Gabriela Hearst is not a designer who lives in a creative bubble. She has honed her collection presentation into a formula involving collaboration with others whose craft yields artistic expression. Her vast knowledge and connection to other artists add to the highbrow nature of her clothes and accessories.
For Spring 2024, Hearst toed the line of her oeuvre approach in her namesake collection, the first since it was announced she would be leaving Chloe. The designer trailblazed the outer borough show trend when she took up residency at the Agger Fish building in the Brooklyn Navy Yard in the post-Covid era, purposefully setting herself apart from the New York design scene. It’s a testament to her influence as many in attendance complain about the trek that can easily take up three hours of a busy NYFW day.
This season, her main collaborator was Arnulfo Maldonado, a Tony and Obie-winning Broadway set designer who made the vast, poorly ventilated, hot, rust-ridden space slightly more intimate than in seasons by condensing the room with white sheer panels (similar to the ones at Brandon Maxwell who showed just before in Manhattan.
Maldonado said it references Hearst’s stated inspiration of Druids, which figures into Hearst’s plant-based and sustainable ethos. Indeed, the robe and caftan shapes that prevailed felt a bit Shamanistic. A Hearst staple, organic knits, which in this case was a rare case of color in the collection, was attributed to another artist, Haitian artist Levoy Exil. Amy Schumer was a pop of color sitting front row in a pink pantsuit. (Other VIPs like Laura Dern, Marcia Gay Harden, and Lindsey Vonn chose black.)
Show notes also referenced cloaks in a statement attributed to the collection that read, “She is entering, head facing forward, she is not somber or ecstatic, she has acted. Two hands, a sword and proof, tools and symbols. They stand beside her, she can sense them in their dark cloaks, eight on one side and six on the other. The walk is one of triumph but with a somber scent from having seen more of the evolution that still needs to happen. Fear or love, she is a mirror of you.”
As models walked to the most famous Argentinian rock star Fito Paez’s music, the mood did feel a bit somber, adding to a sense some oomph was missing from the mainly black and white collection. However, the looks demonstrated Hearst’s focus on craft and upcycling—to wit leather patches on a form-fitting hand-crochet fishnet floor-length dress. The offerings drove home a long message for spring and touched upon current trends, such as sheer and lingerie-inspired pieces, while delivering solid tailoring for men and women, another hallmark for the brand. The beauty of Hearst’s clothes is in the details, and a triumph would be to consider the kind of presentation that allows one to get up close to witness the luxe fabrics, skilled technique, and tiny flourishes such as pearl buttons and the 18K gold hardware and jewelry. If it were centrally located, that would also make the audience ecstatic.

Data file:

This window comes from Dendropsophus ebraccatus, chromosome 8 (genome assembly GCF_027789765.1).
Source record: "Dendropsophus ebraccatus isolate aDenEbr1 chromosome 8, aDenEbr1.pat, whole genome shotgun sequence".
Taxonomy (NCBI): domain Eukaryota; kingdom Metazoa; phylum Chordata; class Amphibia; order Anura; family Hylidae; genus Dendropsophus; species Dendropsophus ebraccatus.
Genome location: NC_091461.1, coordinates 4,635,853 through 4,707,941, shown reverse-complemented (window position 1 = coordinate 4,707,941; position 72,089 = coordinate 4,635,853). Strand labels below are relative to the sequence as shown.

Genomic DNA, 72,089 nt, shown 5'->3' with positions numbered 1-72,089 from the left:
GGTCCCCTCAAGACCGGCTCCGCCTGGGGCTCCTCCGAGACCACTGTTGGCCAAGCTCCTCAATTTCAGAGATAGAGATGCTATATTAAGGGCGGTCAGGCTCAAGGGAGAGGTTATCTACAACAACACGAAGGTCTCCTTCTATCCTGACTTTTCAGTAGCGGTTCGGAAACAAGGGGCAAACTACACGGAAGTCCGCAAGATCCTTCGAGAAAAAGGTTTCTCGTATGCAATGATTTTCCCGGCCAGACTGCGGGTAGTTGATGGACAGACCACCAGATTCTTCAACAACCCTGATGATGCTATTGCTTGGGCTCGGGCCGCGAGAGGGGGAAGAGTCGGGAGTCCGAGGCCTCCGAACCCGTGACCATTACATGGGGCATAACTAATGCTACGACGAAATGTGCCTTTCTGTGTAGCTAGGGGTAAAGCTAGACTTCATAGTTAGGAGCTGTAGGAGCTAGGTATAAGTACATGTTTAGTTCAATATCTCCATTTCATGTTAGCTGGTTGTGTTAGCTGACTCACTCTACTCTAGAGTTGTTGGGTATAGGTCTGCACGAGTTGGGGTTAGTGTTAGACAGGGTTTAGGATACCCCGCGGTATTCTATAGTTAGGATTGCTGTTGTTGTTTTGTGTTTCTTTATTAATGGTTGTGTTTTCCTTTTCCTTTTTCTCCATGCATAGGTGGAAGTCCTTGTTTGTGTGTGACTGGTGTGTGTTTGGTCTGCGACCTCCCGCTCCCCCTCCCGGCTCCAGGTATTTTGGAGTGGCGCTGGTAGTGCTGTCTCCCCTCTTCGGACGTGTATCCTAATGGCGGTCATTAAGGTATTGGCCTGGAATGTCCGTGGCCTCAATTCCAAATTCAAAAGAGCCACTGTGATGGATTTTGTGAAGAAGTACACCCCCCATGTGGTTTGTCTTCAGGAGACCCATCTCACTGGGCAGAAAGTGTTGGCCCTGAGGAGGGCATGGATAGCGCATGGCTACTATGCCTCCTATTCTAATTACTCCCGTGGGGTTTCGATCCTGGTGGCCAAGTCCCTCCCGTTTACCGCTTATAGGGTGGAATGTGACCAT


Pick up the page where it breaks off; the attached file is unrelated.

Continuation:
Bach Mai also called upon the other arts for his first runway show since launching his namesake brand in New York in 2022. He hosted his first runway show at the DiMenna Center for Classical Music and engaged guitarist Josué Pagán to serenade the models waking.
Speaking to reporters backstage post-show, Mai said his fourth collection was an homage to his recently passed father. It was a visibly emotional moment for Mai. “I didn’t expect to do a runway so soon, but my father passed away, and I felt I needed to honor him. The title Atlas Crossing the River Styx, so I wanted to treat it like I was guiding him into the next life,” he said to Fashion Network and other reporters.
Manifesting the collection as an homage to Mai’s father meant an approach the designer referred to as “memorialization of time.’ To that end, the garments contained construction details that mimicked frozen gestures, such as a hand in a pocket or gathering up a skirt hemline. More directly, nineties-esque cargo pants and utility details paid tribute to his Dad, who worked at an oil refinery in Texas where Mai grew up.
The latter was part of the collection’s focus, the designer showing another side of his work. “I am not just an evening wear designer. I do it well and have gotten a lot of Red Carpet press,” he said, with case in point with Kate Beckinsale and Misty Copeland attending the show, adding, “But some of our best-selling pieces are jackets and pants, so we wanted to push that we do separates and daywear,” he said. They also demonstrated a tougher, grittier side of his work, perhaps a result of his return to New York after working in Paris for design houses such as Maison Margiela, training under John Galliano as well as stints at Oscar de la Renta, Prabal Gurung, and Calvin Klein.
This allows Mai an advantage over many New York designers as he has impeccable fabric options thanks to those prior associations. This season’s prints were based on a lotus that ‘represents rebirth,’ the designer said. According to Mai, the collection included garment-dyed fabrics highlighting stitching and cotton and silk blends that were less precious and easier to wear.
Mai also represented his heritage in the collection. It was important for me to show an Áo Dài, a traditional Vietnamese garment, on my first runway. It’s one of the national dresses where women wear pants,” he said of the long open-side tunic style.
It was a lot to unpack and, at times, felt a bit less sophisticated than Mai’s previous outings but understandably filled with many different emotions and influence. Time will surely steady his ship and keep his vision on track.
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